made by John Nicholson (died 1824) and his son Nicholas, both of whom worked at 70 Grand Parade, Cork and, of much more recent vintage, the 'Republican Silver' Rose Bowl made by W. Egan and Sons in 1922.
The Natural Foods Bakery where I enjoyed a snack.
It is part of the museum building but has its own exit/entrance

Must get back to the museum shortly as we barely covered half of it on the day. After all that reading on food and drink, it was time to call the Natural Foods Bakery Café in the building and here we enjoyed a cup of excellent tea and a pair of tasty pastries before heading off to catch the bus. The tea by the way was in a cardboard cup - I don't think that would go down well in the Western Pavilion in 1903!

Strong stuff!

Sunday, August 21, 2016

Iron Age Bread. And Butter. Boats & Bones too.

Iron Age Bread. And Butter.
Boats & Bones too.
Prehistoric picnic.

The Medieval Loaf from Declan Ryan’s Arbutus Bread has long been a favourite of mine. Last Saturday, at the Cork Public Museum, Declan introduced me, and quite a few others, to Iron Age Bread. And there was freshly made butter to go with it, all part of Cork Heritage Day.

The event focussed on Life, Farming and Food in South-East Ireland (Waterford and Wexford) in the Iron Age (c. 2500-1600 years ago). Excavations during the Celtic Tiger years and since have revealed important information about where people lived, the crops they grew and the food they ate.

Basket of iron age bread

For instance, the recovery of charred plant components tell us that people ate barley, emmer and spelt wheat and foraged wild food such as hazelnuts and berries. Kilns are a new development of the Iron Age and were used for the drying and malting of grain. Wonder if they made beer?
Cattle and pig bones were also found. The animals were kept for their meat but finds demonstrate that the farmers also practised dairying, hence the butter demo. I have quoted extensively from the leaflet handed out to visitors to the museum.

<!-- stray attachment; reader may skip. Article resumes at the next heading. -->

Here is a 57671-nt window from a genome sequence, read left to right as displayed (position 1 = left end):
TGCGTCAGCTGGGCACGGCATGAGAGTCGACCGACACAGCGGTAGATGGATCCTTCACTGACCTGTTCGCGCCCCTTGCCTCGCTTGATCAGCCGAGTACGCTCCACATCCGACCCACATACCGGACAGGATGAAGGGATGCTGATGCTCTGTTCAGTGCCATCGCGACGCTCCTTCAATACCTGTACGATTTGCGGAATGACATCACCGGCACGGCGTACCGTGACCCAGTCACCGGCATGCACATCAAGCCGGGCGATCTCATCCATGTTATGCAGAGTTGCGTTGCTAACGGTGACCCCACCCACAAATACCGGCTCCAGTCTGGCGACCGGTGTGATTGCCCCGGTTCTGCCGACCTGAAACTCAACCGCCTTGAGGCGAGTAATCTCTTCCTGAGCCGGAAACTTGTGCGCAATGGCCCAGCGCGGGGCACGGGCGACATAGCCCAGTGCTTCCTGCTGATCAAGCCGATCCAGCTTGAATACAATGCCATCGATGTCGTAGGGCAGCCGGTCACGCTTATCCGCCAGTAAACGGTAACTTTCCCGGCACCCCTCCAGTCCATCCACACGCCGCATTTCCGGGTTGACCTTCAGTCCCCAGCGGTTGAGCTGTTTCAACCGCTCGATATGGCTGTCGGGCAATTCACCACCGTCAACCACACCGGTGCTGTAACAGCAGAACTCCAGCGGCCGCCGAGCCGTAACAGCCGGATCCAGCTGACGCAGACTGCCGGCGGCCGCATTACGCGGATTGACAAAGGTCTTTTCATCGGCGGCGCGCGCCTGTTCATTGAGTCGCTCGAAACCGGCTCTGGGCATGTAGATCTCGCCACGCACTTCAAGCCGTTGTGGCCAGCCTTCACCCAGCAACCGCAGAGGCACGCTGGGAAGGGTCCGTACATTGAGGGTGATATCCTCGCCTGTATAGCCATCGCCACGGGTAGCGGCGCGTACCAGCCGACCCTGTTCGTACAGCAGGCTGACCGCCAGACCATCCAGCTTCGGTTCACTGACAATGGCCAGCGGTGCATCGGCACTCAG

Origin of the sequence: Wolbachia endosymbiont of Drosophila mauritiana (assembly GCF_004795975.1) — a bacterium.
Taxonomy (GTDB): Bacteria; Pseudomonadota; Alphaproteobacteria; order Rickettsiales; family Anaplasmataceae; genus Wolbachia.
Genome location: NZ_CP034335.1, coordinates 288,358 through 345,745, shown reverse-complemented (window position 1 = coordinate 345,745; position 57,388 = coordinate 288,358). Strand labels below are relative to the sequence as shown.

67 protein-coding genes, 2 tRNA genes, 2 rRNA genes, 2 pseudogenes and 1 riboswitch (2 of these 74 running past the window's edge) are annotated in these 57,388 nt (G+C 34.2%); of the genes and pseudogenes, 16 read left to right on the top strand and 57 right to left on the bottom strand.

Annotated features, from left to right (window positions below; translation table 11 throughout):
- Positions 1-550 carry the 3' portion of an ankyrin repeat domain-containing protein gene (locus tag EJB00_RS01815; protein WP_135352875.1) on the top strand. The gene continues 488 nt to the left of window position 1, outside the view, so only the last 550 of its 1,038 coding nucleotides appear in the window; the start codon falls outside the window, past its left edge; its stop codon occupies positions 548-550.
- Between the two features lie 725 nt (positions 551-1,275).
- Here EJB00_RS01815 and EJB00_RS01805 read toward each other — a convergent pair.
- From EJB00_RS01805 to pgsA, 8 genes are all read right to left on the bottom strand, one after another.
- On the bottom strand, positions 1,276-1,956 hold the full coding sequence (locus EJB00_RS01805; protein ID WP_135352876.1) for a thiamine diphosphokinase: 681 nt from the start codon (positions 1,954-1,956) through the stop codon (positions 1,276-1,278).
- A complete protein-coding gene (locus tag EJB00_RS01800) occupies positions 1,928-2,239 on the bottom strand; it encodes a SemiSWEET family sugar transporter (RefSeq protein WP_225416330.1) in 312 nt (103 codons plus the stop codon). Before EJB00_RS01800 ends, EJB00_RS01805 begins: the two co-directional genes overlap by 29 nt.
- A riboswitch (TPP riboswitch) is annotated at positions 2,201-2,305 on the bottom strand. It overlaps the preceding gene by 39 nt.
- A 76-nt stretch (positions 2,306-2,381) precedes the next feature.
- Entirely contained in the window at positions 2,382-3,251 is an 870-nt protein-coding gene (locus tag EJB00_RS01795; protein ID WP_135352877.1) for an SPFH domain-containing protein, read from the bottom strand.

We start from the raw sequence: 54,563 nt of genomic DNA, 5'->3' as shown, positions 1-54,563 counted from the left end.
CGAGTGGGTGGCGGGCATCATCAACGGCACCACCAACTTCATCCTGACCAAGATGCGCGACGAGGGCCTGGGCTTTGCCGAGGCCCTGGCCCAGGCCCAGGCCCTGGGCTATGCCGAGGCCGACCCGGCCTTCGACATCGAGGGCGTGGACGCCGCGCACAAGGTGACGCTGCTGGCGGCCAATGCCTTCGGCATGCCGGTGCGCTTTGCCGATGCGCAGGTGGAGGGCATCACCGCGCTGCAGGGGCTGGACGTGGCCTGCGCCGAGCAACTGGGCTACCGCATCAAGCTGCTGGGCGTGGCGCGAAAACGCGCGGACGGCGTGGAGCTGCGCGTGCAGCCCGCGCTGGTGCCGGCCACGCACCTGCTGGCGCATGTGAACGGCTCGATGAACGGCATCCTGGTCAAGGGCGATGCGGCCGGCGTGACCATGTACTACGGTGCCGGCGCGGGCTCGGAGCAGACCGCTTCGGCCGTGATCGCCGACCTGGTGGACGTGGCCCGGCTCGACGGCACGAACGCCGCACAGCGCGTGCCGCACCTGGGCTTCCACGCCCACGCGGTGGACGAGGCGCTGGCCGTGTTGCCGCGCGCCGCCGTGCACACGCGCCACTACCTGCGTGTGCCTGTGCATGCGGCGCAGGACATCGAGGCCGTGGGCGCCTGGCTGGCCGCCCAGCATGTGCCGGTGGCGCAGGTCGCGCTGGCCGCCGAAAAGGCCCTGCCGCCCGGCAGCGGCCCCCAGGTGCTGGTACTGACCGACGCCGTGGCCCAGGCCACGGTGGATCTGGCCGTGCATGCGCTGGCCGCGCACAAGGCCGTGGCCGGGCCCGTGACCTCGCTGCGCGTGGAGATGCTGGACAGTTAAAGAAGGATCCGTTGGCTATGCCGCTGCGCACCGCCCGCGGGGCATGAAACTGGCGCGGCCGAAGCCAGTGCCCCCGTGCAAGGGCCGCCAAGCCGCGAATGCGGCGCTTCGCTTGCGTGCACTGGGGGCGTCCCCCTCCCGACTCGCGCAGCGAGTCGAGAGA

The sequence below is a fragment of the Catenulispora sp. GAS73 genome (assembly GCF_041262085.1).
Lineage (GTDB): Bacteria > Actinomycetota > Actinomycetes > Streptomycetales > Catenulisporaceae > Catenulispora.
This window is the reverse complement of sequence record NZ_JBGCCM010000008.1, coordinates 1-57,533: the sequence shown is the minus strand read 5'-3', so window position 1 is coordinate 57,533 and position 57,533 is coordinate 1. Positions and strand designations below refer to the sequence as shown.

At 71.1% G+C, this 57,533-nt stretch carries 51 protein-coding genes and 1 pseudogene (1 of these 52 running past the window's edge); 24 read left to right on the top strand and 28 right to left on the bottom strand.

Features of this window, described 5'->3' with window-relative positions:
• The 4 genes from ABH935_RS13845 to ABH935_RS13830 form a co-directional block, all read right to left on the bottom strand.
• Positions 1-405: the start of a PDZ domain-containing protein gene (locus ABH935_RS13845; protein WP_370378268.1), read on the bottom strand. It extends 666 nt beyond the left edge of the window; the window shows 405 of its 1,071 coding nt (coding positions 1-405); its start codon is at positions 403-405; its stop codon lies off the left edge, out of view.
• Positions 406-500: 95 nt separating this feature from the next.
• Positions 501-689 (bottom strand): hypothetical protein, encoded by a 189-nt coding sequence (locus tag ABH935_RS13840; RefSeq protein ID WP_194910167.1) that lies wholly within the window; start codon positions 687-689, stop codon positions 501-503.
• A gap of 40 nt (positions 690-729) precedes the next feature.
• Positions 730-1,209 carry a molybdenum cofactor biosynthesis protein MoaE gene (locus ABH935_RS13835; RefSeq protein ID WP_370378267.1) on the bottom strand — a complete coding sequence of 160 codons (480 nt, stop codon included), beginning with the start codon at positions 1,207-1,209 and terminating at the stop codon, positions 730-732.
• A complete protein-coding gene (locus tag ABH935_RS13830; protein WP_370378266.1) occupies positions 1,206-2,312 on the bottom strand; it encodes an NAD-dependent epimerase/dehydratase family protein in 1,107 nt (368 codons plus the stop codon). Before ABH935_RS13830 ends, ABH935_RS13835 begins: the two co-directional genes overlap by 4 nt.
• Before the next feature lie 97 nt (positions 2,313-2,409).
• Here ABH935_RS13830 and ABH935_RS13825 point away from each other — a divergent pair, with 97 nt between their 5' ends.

A young Spaniard checks out these Irish bones

The challenge for Declan Ryan and Arbutus was to reproduce a bread that might have been baked by an Iron Age baker. Declan knew they had barley and some spelt. He used barley mainly and a little spelt. He baked the loaves on the lowest shelf of his oven, a step or two up on what was available to his ancient predecessors.
Crusty, and soft in the middle, the bread had a spicy flavour and possibly tasted better with a bit of the freshly made butter. A very small churn was used to separate the butter from the buttermilk and water and even more of the latter two was squeezed out with a pair of butter paddles before we had the real thing. Young and old got a chance to handle the churn.
A neat little churn

And speaking of hands on, there was a table full of bones of prehistoric animals and the remains of ancient crops and they were popular and there was also the possibility of grinding corn on a prehistoric hand mill, examples too of bog butter (a story in itself) and a replica of an Iron Age vessel (a small boat), the original excavated in County Meath.
The event was presented by the Heritage Council INSTAR funded project ‘Seeing beyond the site - Landscape and Settlement in Later Prehistoric Ireland, in collaboration with the Cork Public Museum and the Cork Butter Museum, each worth a visit at any time.
You can also follow the South-East project on Twitter at
Starting to turn - the butter emerges

The new butter and the discarded buttermilk

A pair of paddles is used to squeeze out any excess moisture;
the more solids that remain the better the butter